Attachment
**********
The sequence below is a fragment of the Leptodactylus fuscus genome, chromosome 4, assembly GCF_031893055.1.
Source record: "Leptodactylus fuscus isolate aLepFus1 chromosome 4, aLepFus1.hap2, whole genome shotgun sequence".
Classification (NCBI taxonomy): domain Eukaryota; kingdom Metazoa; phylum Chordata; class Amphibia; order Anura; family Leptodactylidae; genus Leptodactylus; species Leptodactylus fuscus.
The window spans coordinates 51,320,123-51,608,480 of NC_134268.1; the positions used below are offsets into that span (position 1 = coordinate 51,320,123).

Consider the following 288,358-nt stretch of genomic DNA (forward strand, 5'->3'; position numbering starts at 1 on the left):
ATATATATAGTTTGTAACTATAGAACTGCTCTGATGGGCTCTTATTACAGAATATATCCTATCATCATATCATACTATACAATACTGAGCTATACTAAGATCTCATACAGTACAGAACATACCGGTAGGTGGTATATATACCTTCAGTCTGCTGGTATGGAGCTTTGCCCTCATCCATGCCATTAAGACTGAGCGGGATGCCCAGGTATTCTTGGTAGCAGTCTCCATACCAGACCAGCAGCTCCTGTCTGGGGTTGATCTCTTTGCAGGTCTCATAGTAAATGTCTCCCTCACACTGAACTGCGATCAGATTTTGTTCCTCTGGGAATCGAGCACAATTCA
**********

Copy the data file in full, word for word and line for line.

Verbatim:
The sequence below is a fragment of the Leptodactylus fuscus genome, chromosome 4, assembly GCF_031893055.1.
Source record: "Leptodactylus fuscus isolate aLepFus1 chromosome 4, aLepFus1.hap2, whole genome shotgun sequence".
Classification (NCBI taxonomy): domain Eukaryota; kingdom Metazoa; phylum Chordata; class Amphibia; order Anura; family Leptodactylidae; genus Leptodactylus; species Leptodactylus fuscus.
The window spans coordinates 51,320,123-51,608,480 of NC_134268.1; the positions used below are offsets into that span (position 1 = coordinate 51,320,123).

Consider the following 288,358-nt stretch of genomic DNA (forward strand, 5'->3'; position numbering starts at 1 on the left):
ATATATATAGTTTGTAACTATAGAACTGCTCTGATGGGCTCTTATTACAGAATATATCCTATCATCATATCATACTATACAATACTGAGCTATACTAAGATCTCATACAGTACAGAACATACCGGTAGGTGGTATATATACCTTCAGTCTGCTGGTATGGAGCTTTGCCCTCATCCATGCCATTAAGACTGAGCGGGATGCCCAGGTATTCTTGGTAGCAGTCTCCATACCAGACCAGCAGCTCCTGTCTGGGGTTGATCTCTTTGCAGGTCTCATAGTAAATGTCTCCCTCACACTGAACTGCGATCAGATTTTGTTCCTCTGGGAATCGAGCACAATTCA